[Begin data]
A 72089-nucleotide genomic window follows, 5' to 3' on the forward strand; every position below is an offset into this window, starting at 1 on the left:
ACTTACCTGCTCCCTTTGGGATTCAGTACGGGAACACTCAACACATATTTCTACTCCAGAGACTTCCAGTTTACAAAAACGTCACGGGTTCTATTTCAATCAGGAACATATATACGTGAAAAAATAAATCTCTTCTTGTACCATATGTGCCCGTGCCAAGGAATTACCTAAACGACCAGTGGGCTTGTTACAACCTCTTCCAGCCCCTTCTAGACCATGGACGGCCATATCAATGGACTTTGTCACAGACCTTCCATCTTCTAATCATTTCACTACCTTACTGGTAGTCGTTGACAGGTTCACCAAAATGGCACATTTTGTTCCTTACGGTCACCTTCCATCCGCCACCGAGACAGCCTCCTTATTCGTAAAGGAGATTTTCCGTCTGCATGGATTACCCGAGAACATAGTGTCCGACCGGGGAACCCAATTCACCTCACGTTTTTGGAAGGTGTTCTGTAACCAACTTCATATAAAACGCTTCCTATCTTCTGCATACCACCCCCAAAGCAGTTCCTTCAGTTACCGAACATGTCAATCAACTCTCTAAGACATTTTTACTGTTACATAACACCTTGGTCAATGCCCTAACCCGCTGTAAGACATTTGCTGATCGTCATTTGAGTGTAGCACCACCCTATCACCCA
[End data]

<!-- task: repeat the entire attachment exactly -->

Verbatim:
A 72089-nucleotide genomic window follows, 5' to 3' on the forward strand; every position below is an offset into this window, starting at 1 on the left:
ACTTACCTGCTCCCTTTGGGATTCAGTACGGGAACACTCAACACATATTTCTACTCCAGAGACTTCCAGTTTACAAAAACGTCACGGGTTCTATTTCAATCAGGAACATATATACGTGAAAAAATAAATCTCTTCTTGTACCATATGTGCCCGTGCCAAGGAATTACCTAAACGACCAGTGGGCTTGTTACAACCTCTTCCAGCCCCTTCTAGACCATGGACGGCCATATCAATGGACTTTGTCACAGACCTTCCATCTTCTAATCATTTCACTACCTTACTGGTAGTCGTTGACAGGTTCACCAAAATGGCACATTTTGTTCCTTACGGTCACCTTCCATCCGCCACCGAGACAGCCTCCTTATTCGTAAAGGAGATTTTCCGTCTGCATGGATTACCCGAGAACATAGTGTCCGACCGGGGAACCCAATTCACCTCACGTTTTTGGAAGGTGTTCTGTAACCAACTTCATATAAAACGCTTCCTATCTTCTGCATACCACCCCCAAAGCAGTTCCTTCAGTTACCGAACATGTCAATCAACTCTCTAAGACATTTTTACTGTTACATAACACCTTGGTCAATGCCCTAACCCGCTGTAAGACATTTGCTGATCGTCATTTGAGTGTAGCACCACCCTATCACCCA